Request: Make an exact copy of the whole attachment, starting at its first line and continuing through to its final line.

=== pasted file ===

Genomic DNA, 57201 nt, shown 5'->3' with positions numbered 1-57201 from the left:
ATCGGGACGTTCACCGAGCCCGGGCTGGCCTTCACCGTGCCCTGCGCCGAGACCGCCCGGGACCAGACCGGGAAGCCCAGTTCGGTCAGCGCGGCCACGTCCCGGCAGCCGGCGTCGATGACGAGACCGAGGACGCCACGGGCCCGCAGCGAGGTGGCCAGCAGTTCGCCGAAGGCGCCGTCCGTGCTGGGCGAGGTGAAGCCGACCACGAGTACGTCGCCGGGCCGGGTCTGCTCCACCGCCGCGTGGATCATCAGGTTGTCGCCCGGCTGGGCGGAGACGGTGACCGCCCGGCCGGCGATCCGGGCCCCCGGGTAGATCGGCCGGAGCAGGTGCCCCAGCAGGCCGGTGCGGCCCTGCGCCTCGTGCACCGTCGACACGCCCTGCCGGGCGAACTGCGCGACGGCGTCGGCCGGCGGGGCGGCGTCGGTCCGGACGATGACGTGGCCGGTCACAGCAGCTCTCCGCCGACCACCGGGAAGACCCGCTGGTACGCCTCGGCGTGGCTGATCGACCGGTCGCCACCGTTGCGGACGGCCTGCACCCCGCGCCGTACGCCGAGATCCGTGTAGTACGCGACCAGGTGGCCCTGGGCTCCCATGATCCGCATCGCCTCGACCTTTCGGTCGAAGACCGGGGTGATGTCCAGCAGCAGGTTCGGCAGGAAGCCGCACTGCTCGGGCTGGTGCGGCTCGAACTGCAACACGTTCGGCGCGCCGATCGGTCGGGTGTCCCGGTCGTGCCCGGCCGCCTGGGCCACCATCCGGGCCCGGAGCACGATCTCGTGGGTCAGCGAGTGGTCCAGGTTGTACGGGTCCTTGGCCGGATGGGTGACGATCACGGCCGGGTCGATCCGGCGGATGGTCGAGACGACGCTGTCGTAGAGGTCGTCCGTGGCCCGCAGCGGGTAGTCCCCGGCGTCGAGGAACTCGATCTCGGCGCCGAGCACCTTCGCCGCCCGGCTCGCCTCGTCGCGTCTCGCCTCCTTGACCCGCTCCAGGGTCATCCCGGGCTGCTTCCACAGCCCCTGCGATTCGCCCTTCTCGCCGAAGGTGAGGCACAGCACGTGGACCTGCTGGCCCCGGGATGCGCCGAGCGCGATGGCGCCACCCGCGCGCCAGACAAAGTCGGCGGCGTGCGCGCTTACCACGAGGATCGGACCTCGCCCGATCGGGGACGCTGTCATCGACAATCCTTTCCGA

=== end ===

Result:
Genomic DNA, 57201 nt, shown 5'->3' with positions numbered 1-57201 from the left:
ATCGGGACGTTCACCGAGCCCGGGCTGGCCTTCACCGTGCCCTGCGCCGAGACCGCCCGGGACCAGACCGGGAAGCCCAGTTCGGTCAGCGCGGCCACGTCCCGGCAGCCGGCGTCGATGACGAGACCGAGGACGCCACGGGCCCGCAGCGAGGTGGCCAGCAGTTCGCCGAAGGCGCCGTCCGTGCTGGGCGAGGTGAAGCCGACCACGAGTACGTCGCCGGGCCGGGTCTGCTCCACCGCCGCGTGGATCATCAGGTTGTCGCCCGGCTGGGCGGAGACGGTGACCGCCCGGCCGGCGATCCGGGCCCCCGGGTAGATCGGCCGGAGCAGGTGCCCCAGCAGGCCGGTGCGGCCCTGCGCCTCGTGCACCGTCGACACGCCCTGCCGGGCGAACTGCGCGACGGCGTCGGCCGGCGGGGCGGCGTCGGTCCGGACGATGACGTGGCCGGTCACAGCAGCTCTCCGCCGACCACCGGGAAGACCCGCTGGTACGCCTCGGCGTGGCTGATCGACCGGTCGCCACCGTTGCGGACGGCCTGCACCCCGCGCCGTACGCCGAGATCCGTGTAGTACGCGACCAGGTGGCCCTGGGCTCCCATGATCCGCATCGCCTCGACCTTTCGGTCGAAGACCGGGGTGATGTCCAGCAGCAGGTTCGGCAGGAAGCCGCACTGCTCGGGCTGGTGCGGCTCGAACTGCAACACGTTCGGCGCGCCGATCGGTCGGGTGTCCCGGTCGTGCCCGGCCGCCTGGGCCACCATCCGGGCCCGGAGCACGATCTCGTGGGTCAGCGAGTGGTCCAGGTTGTACGGGTCCTTGGCCGGATGGGTGACGATCACGGCCGGGTCGATCCGGCGGATGGTCGAGACGACGCTGTCGTAGAGGTCGTCCGTGGCCCGCAGCGGGTAGTCCCCGGCGTCGAGGAACTCGATCTCGGCGCCGAGCACCTTCGCCGCCCGGCTCGCCTCGTCGCGTCTCGCCTCCTTGACCCGCTCCAGGGTCATCCCGGGCTGCTTCCACAGCCCCTGCGATTCGCCCTTCTCGCCGAAGGTGAGGCACAGCACGTGGACCTGCTGGCCCCGGGATGCGCCGAGCGCGATGGCGCCACCCGCGCGCCAGACAAAGTCGGCGGCGTGCGCGCTTACCACGAGGATCGGACCTCGCCCGATCGGGGACGCTGTCATCGACAATCCTTTCCGA